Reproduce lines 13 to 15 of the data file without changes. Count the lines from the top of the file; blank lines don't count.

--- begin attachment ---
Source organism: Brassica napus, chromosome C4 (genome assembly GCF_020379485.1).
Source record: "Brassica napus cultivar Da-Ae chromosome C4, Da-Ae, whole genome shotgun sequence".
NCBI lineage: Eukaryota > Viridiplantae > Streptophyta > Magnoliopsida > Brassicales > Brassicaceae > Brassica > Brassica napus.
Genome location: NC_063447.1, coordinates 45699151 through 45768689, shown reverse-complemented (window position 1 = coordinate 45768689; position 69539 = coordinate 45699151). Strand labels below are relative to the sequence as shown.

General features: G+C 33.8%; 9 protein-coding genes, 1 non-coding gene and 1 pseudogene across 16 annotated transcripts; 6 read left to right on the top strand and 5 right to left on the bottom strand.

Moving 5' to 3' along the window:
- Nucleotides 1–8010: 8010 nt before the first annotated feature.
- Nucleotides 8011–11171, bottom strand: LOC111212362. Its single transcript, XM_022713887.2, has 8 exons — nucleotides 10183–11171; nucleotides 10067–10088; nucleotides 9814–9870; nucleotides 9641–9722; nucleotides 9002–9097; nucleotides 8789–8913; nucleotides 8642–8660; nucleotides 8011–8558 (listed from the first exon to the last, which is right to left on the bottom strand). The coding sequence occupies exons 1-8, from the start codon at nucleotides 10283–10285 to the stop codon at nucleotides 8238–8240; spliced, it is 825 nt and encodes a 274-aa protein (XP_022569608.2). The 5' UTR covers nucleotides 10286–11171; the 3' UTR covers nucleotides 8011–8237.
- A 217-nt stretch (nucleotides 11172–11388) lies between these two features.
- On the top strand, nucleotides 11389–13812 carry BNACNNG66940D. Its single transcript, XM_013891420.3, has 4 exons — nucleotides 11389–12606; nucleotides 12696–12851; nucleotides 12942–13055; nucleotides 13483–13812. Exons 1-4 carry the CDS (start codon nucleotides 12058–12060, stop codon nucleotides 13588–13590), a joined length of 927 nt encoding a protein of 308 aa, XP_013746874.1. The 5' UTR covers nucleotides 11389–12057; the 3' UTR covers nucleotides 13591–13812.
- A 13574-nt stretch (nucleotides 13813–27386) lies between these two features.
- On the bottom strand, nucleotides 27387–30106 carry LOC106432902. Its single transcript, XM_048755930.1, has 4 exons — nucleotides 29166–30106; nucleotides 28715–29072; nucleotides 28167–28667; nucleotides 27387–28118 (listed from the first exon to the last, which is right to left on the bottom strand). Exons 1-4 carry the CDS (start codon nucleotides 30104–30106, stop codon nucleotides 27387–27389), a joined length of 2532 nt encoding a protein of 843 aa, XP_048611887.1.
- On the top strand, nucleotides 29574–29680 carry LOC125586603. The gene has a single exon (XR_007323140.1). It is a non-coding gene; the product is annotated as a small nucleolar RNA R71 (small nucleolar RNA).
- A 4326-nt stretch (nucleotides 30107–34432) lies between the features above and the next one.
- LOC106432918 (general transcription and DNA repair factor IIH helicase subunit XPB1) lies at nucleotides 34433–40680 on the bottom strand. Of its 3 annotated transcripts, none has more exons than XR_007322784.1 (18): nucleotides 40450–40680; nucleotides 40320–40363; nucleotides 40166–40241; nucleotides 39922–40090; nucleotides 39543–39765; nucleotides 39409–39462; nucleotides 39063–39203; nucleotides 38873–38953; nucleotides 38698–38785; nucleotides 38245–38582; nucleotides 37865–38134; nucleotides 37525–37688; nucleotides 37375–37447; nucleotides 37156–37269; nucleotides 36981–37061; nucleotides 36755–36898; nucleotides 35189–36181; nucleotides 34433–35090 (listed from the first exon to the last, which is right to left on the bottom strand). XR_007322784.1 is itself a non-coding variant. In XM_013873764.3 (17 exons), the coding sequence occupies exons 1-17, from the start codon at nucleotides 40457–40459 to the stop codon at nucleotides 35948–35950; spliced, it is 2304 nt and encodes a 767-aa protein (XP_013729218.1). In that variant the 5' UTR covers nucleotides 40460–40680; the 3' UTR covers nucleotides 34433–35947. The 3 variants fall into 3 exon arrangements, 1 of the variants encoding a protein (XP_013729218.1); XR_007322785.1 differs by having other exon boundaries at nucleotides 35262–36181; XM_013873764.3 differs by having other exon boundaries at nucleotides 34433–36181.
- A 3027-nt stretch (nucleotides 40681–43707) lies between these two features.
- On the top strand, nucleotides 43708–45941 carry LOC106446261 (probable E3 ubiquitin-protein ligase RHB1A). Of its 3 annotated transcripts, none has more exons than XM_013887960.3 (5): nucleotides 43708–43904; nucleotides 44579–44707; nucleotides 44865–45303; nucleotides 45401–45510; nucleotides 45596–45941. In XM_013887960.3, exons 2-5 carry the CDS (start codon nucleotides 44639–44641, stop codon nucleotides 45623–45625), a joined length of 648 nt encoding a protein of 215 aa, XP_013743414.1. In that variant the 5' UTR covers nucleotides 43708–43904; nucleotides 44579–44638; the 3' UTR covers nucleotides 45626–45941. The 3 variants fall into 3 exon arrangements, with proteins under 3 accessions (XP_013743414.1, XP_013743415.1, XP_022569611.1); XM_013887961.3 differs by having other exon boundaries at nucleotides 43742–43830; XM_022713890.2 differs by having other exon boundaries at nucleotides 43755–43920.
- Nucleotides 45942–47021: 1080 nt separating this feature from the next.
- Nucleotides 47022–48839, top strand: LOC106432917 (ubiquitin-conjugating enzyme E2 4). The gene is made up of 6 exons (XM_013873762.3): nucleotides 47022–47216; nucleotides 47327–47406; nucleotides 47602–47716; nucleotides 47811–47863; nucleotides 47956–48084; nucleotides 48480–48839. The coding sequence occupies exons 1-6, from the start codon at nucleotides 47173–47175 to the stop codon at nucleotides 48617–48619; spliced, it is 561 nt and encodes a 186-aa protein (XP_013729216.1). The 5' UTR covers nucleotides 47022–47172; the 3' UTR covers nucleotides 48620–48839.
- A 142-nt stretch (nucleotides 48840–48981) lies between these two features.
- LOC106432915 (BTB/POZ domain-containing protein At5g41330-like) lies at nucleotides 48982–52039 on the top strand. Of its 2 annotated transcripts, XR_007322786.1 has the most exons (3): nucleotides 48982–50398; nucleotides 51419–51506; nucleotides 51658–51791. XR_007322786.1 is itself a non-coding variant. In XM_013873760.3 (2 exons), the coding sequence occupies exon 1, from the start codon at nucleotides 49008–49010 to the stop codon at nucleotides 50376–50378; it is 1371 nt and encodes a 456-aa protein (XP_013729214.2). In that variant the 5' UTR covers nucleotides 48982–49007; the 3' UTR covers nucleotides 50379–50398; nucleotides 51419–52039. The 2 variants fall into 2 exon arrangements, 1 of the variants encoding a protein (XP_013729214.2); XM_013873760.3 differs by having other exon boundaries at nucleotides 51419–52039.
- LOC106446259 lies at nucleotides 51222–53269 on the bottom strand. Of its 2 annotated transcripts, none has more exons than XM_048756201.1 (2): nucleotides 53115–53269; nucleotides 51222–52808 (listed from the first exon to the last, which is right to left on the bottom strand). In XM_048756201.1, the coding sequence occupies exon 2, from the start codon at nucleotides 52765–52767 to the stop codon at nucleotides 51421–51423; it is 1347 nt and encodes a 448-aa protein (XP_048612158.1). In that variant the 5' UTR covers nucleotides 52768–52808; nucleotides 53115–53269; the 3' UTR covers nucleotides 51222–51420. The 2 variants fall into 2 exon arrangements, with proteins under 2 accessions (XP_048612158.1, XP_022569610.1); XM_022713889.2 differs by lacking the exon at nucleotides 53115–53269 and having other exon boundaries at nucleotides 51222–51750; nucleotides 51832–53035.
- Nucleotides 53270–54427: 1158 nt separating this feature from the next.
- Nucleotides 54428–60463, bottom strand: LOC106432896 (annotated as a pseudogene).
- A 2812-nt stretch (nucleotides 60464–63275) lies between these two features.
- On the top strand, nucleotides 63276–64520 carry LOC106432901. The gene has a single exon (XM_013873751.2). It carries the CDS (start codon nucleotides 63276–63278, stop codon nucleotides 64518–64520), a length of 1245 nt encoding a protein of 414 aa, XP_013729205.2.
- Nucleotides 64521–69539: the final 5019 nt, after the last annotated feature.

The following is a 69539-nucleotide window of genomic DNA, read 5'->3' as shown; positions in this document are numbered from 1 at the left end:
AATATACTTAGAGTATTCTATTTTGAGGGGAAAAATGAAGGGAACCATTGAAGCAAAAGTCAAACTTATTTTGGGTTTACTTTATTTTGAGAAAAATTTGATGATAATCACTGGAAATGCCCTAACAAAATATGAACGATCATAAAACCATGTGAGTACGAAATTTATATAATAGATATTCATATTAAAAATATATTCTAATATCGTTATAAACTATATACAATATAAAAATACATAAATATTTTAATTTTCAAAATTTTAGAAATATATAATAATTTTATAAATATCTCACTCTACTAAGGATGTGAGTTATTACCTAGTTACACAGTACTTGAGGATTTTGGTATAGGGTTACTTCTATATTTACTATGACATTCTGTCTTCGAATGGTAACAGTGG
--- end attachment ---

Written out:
- On the top strand, nucleotides 29574–29680 carry LOC125586603. The gene has a single exon (XR_007323140.1). It is a non-coding gene; the product is annotated as a small nucleolar RNA R71 (small nucleolar RNA).
- A 4326-nt stretch (nucleotides 30107–34432) lies between the features above and the next one.
- LOC106432918 (general transcription and DNA repair factor IIH helicase subunit XPB1) lies at nucleotides 34433–40680 on the bottom strand. Of its 3 annotated transcripts, none has more exons than XR_007322784.1 (18): nucleotides 40450–40680; nucleotides 40320–40363; nucleotides 40166–40241; nucleotides 39922–40090; nucleotides 39543–39765; nucleotides 39409–39462; nucleotides 39063–39203; nucleotides 38873–38953; nucleotides 38698–38785; nucleotides 38245–38582; nucleotides 37865–38134; nucleotides 37525–37688; nucleotides 37375–37447; nucleotides 37156–37269; nucleotides 36981–37061; nucleotides 36755–36898; nucleotides 35189–36181; nucleotides 34433–35090 (listed from the first exon to the last, which is right to left on the bottom strand). XR_007322784.1 is itself a non-coding variant. In XM_013873764.3 (17 exons), the coding sequence occupies exons 1-17, from the start codon at nucleotides 40457–40459 to the stop codon at nucleotides 35948–35950; spliced, it is 2304 nt and encodes a 767-aa protein (XP_013729218.1). In that variant the 5' UTR covers nucleotides 40460–40680; the 3' UTR covers nucleotides 34433–35947. The 3 variants fall into 3 exon arrangements, 1 of the variants encoding a protein (XP_013729218.1); XR_007322785.1 differs by having other exon boundaries at nucleotides 35262–36181; XM_013873764.3 differs by having other exon boundaries at nucleotides 34433–36181.